Part II: Review: Tokyo, OK panels, events, and contests 

Editor’s Note: This is Part II of a three-part series on Tokyo, OK. 

On July 13, the Tokyo, OK staff began setting up for the upcoming weekend. It was on this day that passes were available for early pickup for anyone who had already reserved a weekend pass. The Hyatt Regency Tulsa Downtown was empty of guests, but it was only the calm before the storm.  

A long line of costumed guests arrives, waiting patiently to register, purchase, or pick up their weekend passes for Tokyo, OK at the Hyatt Regency Downtown last month. (Photo by Ethan Gray)

By the following day, July 14, the entire lobby had been filled. With the start of the convention, a long line of patrons buying tickets stretched far past the information and registration desk, nearing the escalators of the hotel. By mid afternoon, the opening ceremony had begun in the Hyatt Regency Ballroom. On the main stage, the masters of ceremonies (MCs) of the convention greeted all the incoming attendees and prepared them for the oncoming events. Many of the special guests were introduced for the weekend, including names such as Barry Yandell, Bryan Apprill, Emi Lo, Dani Chambers, Cole Feuchter, Spencer Liles, and Kiba Walker.  

The opening ceremony at the Hyatt Regency Downtown welcomed hundreds of fans to Tokyo, OK.

All voice actors offered their time and talents to the convention, signing autographs and hosting panels. The musical guest, RUN, came all the way from Japan through Chaotic Harmony Imports & Events. RUN performed that evening in the ballroom to screaming fans of this solo idol.  

Several of the other special guests of Tokyo, OK included fashion brand OzzOn Japan. OzzOn Japan is a street brand from Japan. The brand’s style ranges from steampunk, traditional Japanese designs, and even the style of lolita fashion

The last four guests were selected for their work in the world of cosplay. They were Pros and Cons, Cheeky Cheetah, and Forged In Foam. In their personalized costumes that they brought to Tulsa, these professional award-winning cosplayers were a sight to behold. Each brought utterly unique and ingenious creations to the convention. Not only did they bring outrageous costumes, but each of these cosplay creators also provided invaluable insight into the world of making cosplay in panels for eager cosplayers.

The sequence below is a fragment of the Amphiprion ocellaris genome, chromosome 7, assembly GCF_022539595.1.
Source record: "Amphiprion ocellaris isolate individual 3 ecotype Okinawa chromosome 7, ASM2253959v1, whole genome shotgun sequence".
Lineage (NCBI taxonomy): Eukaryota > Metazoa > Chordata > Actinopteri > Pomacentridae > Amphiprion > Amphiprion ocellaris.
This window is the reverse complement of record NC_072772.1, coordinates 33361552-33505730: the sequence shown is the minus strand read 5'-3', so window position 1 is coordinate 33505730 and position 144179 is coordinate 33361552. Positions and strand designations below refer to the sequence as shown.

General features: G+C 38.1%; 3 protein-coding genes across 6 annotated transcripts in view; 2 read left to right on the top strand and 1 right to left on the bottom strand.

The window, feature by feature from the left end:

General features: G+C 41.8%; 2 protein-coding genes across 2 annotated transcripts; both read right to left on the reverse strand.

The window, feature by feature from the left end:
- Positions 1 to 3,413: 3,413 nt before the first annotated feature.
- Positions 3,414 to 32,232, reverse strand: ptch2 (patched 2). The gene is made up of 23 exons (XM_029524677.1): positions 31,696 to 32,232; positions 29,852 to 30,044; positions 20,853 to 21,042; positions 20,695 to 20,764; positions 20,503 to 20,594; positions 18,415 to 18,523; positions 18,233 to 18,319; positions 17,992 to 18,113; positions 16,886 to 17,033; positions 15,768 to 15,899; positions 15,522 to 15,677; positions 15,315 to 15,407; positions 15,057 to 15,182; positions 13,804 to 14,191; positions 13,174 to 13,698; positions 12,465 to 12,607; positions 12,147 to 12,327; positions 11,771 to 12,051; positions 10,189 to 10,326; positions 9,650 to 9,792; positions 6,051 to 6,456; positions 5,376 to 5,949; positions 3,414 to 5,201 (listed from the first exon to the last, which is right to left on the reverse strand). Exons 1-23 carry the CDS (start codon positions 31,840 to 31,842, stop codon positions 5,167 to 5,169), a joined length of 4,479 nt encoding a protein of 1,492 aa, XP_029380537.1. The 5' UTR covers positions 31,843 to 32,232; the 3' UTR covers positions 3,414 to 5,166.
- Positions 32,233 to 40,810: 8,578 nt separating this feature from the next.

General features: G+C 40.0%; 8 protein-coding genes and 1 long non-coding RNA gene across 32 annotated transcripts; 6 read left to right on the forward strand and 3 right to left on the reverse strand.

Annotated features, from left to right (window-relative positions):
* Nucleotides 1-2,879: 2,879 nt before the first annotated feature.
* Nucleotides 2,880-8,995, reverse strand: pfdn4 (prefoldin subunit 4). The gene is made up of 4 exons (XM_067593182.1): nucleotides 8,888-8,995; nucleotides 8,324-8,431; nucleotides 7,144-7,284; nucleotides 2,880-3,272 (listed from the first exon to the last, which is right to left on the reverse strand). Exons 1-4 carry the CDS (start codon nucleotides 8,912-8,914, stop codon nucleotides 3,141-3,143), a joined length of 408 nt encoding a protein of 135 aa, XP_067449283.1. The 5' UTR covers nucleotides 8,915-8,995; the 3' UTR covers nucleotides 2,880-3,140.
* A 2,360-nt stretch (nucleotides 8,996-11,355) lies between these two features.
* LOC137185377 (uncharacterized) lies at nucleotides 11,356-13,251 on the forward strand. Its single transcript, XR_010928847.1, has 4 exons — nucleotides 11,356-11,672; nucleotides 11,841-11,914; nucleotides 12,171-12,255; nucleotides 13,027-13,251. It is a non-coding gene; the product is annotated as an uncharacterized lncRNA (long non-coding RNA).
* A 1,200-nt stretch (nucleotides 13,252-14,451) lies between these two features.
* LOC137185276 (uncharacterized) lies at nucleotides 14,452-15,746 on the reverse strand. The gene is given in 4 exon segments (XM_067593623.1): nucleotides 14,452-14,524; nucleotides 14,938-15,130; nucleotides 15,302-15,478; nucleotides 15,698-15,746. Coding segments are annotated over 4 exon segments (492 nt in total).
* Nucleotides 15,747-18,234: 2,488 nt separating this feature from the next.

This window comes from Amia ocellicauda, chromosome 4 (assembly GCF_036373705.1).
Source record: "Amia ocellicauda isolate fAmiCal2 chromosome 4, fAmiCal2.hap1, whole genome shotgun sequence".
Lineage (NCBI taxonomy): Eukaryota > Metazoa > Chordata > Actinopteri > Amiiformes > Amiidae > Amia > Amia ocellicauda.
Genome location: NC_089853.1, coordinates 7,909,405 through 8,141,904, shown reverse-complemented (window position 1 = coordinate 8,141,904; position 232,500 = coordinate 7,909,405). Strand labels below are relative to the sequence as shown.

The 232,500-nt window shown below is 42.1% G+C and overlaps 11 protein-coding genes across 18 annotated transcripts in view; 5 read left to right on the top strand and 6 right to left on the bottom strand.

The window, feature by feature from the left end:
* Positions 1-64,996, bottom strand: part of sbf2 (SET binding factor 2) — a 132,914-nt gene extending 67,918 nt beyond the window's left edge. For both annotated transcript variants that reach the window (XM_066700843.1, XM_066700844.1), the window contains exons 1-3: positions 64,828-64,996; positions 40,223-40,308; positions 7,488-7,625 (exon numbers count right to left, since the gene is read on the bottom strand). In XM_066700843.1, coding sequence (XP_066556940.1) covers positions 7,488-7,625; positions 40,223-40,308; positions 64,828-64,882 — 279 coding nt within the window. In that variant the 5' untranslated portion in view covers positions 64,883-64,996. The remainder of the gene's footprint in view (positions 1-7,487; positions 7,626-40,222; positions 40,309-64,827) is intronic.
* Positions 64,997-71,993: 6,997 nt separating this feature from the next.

For this year’s Tokyo, OK, the charity selected was none other than the Oklahoma Life Skills Association and Special Kids Care, a state-licensed, five-star childcare center. All proceeds raised during Tokyo, OK were to be given to Special Kids Care at the end of the weekend event. The charity was introduced at the opening ceremony. If you would like to volunteer, donate, or for more information, visit its website at

This year’s charity selected for Tokyo, OK, was The Oklahoma Life Skills Association and Special Kids Care, a state-licensed, five-star childcare center. Members of this charity spoke about how excited they were to be a part of Tokyo, OK, and of the many opportunities how others can offer support to Special Kids Care. (Photo by Ethan Gray)

Friday was filled with a variety of great panels to attend as well as events. During my three-day coverage of Tokyo, OK, I sat in on some incredible moments. The first panel I attended was “Budget Silicone Mold Making.” Hosted by two of the special guest cosplayers, Forged In Foam, aka Bruce Holt, and Cheeky Cheetah, aka Anita Holmes. They discussed the practical uses for silicone mold making for cosplay and how to save money doing it.  

Bruce Holt, also known as Forged In Foam, hosted a panel about the creative use of silicone mold making for cosplay. Holt revealed his secrets and how to make molds on a budget. (Photo by Ethan Gray)

RUN’s concert started at 7:30 p.m. in the Hyatt Regency Ballroom. The room was packed with fans waiting for the solo idol to perform. Her songs were all in Japanese, but that didn’t stop anyone from attempting to follow along during her performance. RUN’s translator for the weekend translated between several songs, informing the audience how happy RUN is to be in Tulsa. The concert ended, giving a few minutes for the ballroom to prepare for Ready Player Drag!